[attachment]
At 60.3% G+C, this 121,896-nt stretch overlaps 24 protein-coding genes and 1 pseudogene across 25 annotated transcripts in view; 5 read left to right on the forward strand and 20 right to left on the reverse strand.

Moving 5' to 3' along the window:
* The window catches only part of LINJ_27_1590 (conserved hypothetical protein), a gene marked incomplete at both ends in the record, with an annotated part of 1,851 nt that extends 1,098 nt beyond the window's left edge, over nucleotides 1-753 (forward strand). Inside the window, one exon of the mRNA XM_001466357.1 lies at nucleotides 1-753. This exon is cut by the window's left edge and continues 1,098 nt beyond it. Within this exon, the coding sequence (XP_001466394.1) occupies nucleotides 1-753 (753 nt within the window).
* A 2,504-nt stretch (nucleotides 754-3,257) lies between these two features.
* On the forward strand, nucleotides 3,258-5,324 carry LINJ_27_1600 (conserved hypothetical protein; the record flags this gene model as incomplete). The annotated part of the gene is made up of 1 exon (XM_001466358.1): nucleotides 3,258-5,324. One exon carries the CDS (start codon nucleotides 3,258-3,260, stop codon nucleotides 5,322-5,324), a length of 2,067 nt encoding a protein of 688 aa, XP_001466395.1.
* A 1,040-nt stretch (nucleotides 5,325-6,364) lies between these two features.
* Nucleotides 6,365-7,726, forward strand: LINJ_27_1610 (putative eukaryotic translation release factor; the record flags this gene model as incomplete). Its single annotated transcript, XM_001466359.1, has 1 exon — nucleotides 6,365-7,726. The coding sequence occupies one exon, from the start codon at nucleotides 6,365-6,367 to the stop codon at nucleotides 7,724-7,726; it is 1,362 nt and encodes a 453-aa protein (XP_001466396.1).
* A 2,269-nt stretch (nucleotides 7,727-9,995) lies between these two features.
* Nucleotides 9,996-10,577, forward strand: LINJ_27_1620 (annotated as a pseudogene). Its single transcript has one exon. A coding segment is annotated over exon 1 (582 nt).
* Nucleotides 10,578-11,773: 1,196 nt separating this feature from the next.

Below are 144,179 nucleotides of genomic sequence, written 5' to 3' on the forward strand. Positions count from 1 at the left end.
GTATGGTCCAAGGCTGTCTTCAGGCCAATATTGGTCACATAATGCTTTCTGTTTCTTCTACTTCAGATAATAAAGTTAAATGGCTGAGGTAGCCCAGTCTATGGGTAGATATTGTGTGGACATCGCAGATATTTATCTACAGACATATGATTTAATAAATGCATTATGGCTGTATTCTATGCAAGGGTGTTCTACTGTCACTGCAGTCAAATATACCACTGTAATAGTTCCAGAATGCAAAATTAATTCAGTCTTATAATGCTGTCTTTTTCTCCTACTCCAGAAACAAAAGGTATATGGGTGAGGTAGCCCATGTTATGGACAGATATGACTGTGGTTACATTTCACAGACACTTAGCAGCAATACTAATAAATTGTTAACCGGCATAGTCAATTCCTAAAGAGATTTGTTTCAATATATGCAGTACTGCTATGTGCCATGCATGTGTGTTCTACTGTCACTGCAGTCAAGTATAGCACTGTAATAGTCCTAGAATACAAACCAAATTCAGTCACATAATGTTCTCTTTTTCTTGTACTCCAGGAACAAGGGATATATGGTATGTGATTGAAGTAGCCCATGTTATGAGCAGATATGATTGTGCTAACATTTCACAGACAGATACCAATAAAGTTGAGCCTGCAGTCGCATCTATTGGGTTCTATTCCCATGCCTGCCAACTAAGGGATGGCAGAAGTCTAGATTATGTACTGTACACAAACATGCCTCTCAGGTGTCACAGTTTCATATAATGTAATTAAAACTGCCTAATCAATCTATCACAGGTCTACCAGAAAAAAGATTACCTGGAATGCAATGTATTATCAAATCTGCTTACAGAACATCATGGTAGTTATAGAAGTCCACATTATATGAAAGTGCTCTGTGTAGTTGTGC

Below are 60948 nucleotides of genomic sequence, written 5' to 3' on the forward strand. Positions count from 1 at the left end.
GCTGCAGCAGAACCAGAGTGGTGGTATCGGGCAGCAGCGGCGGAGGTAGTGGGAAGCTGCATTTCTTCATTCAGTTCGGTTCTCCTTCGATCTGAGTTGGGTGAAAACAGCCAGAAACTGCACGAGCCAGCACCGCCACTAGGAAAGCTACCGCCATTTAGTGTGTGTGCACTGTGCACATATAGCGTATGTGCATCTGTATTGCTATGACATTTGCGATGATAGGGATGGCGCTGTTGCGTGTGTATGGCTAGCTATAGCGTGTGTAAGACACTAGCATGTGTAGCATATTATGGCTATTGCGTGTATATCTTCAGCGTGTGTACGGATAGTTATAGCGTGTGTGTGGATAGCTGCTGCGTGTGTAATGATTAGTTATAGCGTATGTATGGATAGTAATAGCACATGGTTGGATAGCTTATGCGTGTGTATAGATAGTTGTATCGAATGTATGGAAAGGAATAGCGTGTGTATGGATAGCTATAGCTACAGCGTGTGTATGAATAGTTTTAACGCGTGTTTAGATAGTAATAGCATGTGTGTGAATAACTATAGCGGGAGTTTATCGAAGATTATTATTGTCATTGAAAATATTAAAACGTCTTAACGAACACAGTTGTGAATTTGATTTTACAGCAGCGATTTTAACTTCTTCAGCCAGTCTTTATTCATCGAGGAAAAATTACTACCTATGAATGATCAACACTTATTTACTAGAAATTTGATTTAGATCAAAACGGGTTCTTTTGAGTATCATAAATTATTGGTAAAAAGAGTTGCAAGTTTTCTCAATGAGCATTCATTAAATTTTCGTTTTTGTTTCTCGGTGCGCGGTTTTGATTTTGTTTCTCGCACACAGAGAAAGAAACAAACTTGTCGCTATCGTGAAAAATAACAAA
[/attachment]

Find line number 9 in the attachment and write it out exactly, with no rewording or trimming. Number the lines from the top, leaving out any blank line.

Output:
* Nucleotides 9,996-10,577, forward strand: LINJ_27_1620 (annotated as a pseudogene). Its single transcript has one exon. A coding segment is annotated over exon 1 (582 nt).